Warburg Pincus buys back own equity

The global private equity firm has repurchased the shares it sold to financial services giant Credit Suisse Group in 1999.

Warburg Pincus, one of the largest private equity fund managers in the world, has agreed to buy out Credit Suisse Group, the Zurich-headquartered international bank, as a strategic shareholder.

CS acquired a 19.9 percent interest in the management company of Warburg Pincus in July 1999. Terms of the sale of this stake back to the firm, which took effect on 1 January 2005, have not been disclosed.

In a statement, CS said the deal would have no significant financial impact on its balance sheet. It also said it intended “to maintain its existing commitment as an investor in the Warburg Pincus private equity funds as well as its cooperation with Warburg Pincus.”

Warburg Pincus, which is reportedly preparing a marketing campaign for a new buyout fund with an $8 billion target, declined to comment.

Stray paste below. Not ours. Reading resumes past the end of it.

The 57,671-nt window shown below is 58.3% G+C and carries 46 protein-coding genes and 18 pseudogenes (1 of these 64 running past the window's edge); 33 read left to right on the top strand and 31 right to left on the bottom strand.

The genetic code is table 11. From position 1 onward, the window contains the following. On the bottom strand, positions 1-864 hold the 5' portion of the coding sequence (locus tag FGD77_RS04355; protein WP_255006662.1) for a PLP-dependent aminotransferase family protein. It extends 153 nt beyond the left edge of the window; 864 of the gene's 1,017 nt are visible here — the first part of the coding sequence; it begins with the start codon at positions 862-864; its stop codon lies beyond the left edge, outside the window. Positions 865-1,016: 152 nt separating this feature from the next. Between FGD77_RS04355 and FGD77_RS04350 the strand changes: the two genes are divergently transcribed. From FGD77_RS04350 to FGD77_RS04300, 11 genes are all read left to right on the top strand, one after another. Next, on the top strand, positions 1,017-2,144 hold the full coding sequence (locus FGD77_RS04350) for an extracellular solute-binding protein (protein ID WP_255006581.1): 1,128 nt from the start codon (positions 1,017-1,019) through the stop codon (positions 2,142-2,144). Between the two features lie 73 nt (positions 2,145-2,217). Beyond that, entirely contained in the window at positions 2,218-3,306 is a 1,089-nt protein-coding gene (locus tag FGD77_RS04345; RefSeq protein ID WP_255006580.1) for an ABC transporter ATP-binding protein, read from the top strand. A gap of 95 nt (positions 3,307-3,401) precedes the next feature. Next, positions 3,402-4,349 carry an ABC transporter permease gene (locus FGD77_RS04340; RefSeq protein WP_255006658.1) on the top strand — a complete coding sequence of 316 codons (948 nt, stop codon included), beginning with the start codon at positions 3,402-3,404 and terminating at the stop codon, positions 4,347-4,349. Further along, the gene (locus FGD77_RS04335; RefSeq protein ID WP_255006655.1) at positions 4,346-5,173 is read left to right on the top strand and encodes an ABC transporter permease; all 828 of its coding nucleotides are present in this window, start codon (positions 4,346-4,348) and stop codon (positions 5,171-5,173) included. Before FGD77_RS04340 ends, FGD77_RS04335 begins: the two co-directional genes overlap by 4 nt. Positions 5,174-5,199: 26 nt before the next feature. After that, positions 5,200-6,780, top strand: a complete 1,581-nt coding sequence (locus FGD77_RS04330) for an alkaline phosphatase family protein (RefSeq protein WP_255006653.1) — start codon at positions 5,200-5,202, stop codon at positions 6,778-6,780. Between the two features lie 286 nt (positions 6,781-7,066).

News of the transaction comes weeks after CS revealed plans to spin off DLJ Merchant Banking in New York, the private equity unit of Credit Suisse First Boston, CS’s investment banking arm.

A CS spokesperson in Zurich said that the group’s respective decisions to exit from Warburg Pincus and DLJ Merchant Banking were not related and should not be regarded as part of the same context. The former marked a change of strategy for CS, whereas the latter was based on the view that DLJ Merchant Banking was going to be more successful as an independent entity, the spokesperson said. 

CS’s disposal of DLJ, which is currently marketing a new buyout fund, has been widely interpreted as a defensive measure, aimed at addressing concerns in industry circles over conflicts of interest facing investment banks with captive private equity operations. Whilst the banks’ financial sponsor groups are trying to win fee income from independent private equity firms, their merchant banking funds are competing head-on with the same firms for investment opportunities, a situation that the independent firms have become increasingly unhappy with in recent months.